When I first came across reproductions of the painting St. Francis in the Desert by Venitian master Giovanni Bellini years ago, my immediate thought was: here is an artist who is constrained by his time to painting religious subjects, but really, really wants to paint landscape.
Seeing that painting in person at the Frick Collection in New York — and again as recently as a few weeks ago — has only reinforced my impression, as has my observation of other works by Bellini.
His often intricate and highly textural landscapes make a striking contrast to his softly luminous and superbly finessed figures.
Though landscape as a subject for painting was present in Greek and Roman murals, it was subsumed into religious and history painting for centuries, not emerging again as an independent subject until the early 16th century in the Netherlands, and the 17th century in Italy and elsewhere.
In the Renaissance, it was Bellini who elevated the place of landscape in religious painting; and despite the fact that he was not a “pure” landscape painter, and that his landscapes were rich with metaphor and religious symbolism, he should be considered one of history’s greatest and most influential landscape artists.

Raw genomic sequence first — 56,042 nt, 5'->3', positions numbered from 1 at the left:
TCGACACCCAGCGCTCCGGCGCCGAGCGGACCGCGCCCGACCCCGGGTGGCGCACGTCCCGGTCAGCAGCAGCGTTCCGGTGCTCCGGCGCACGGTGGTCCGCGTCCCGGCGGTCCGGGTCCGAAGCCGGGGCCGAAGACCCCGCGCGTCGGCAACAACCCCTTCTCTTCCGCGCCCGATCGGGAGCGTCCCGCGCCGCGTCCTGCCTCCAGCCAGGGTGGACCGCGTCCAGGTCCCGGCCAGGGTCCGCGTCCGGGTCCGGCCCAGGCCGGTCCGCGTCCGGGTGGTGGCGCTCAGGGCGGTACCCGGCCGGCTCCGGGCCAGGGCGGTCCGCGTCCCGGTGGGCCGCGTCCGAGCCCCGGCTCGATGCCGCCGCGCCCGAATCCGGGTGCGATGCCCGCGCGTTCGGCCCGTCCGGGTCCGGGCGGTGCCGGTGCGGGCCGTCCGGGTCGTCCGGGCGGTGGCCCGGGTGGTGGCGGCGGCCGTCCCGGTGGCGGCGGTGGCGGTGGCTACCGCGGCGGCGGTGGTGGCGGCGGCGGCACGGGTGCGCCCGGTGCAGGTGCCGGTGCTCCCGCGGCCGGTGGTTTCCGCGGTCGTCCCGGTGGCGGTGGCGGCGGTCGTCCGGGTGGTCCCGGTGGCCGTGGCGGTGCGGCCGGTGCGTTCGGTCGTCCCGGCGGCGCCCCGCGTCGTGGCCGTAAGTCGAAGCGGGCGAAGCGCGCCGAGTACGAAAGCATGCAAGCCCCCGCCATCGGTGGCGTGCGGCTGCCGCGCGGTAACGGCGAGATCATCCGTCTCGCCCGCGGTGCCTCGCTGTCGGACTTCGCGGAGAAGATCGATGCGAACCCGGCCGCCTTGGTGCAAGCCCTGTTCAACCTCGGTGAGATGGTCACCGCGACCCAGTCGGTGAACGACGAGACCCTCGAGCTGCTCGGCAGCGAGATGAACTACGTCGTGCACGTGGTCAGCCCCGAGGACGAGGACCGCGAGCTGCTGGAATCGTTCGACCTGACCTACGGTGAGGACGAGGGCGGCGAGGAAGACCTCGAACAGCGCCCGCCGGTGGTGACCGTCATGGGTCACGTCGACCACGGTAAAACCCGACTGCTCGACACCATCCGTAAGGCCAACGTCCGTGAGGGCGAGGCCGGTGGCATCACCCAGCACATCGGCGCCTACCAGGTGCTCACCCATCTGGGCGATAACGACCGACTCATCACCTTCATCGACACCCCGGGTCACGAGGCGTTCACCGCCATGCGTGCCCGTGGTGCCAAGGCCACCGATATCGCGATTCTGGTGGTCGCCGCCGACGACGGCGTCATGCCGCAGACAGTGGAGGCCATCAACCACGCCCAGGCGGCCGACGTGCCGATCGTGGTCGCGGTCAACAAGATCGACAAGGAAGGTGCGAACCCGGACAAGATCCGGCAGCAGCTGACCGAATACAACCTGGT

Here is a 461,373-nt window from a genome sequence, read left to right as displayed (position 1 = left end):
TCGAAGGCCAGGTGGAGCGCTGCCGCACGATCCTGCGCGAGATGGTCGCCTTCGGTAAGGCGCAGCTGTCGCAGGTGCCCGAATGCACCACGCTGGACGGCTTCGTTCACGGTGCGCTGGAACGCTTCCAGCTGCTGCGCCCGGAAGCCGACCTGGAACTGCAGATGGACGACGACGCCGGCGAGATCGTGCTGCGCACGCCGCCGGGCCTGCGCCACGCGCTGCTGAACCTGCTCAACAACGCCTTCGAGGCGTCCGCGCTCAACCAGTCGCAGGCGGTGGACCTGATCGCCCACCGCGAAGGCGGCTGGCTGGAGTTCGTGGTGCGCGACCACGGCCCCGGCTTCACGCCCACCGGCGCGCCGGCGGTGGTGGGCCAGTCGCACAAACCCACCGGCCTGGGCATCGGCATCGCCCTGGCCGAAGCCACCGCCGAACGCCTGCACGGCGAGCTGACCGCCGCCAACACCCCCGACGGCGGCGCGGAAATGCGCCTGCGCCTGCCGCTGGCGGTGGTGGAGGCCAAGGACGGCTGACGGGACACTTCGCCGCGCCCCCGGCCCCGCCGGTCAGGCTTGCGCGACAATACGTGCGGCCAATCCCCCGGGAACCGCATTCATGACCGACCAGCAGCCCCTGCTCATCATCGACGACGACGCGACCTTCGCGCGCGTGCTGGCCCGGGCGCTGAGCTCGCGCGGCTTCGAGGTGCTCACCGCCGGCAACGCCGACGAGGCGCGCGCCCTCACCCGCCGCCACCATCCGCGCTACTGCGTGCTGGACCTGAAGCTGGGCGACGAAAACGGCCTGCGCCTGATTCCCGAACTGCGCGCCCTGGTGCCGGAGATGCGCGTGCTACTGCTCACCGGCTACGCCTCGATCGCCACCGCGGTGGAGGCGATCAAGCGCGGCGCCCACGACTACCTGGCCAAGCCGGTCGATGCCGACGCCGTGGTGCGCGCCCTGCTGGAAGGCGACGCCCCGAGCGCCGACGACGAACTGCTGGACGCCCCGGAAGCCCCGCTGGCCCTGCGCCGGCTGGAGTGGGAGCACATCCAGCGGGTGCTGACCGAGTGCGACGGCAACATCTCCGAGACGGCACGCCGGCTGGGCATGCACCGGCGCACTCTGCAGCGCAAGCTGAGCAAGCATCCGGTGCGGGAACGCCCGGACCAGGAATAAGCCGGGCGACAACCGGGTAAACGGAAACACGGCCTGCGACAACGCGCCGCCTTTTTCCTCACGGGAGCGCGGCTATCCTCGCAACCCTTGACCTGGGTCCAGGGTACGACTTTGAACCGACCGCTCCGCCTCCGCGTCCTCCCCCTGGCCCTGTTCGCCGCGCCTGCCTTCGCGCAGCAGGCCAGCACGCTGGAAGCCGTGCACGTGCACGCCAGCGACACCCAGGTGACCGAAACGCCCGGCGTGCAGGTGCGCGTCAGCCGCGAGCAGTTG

The J. Paul Getty Museum in Los Angeles has mounted what promises to be a stunning show of works by Bellini that focuses attention on his landscapes. Though St. Francis in the Desert is not part of the show, there are dazzling works on loan from the Gallerie dell’Accademia, Venice; Galleria Corsini and Gallerie degli Uffizi, Florence; the Louvre and RMN-Grand Palais, Paris; and the National Galleries of Art, London and DC, as well as other public and private collections.
Giovanni Bellini: Landscapes of Faith in Renaissance Venice is on view at the Getty Center until January 14, 2018.
There is a book accompanying the exhibition, also available on Amazon: Giovanni Bellini: Landscapes of Faith in Renaissance Venice.
There is a show checklist here. Inexplicably, the Getty’s website appears to have limited images from the show to that list and a slideshow of eight images, mostly detail crops. (Why museums don’t take better advantage of images on their websites to generate interest in exhibitions continues to boggle my mind.)
The Los Angeles Times has a review of the show with larger, more complete images.
Those of us who can’t get to the exhibition in person can take it as a jumping off point to explore images of Bellini’s work with appreciation for his landscapes in mind. A good place to start might be the zoomable images on Google Art Project.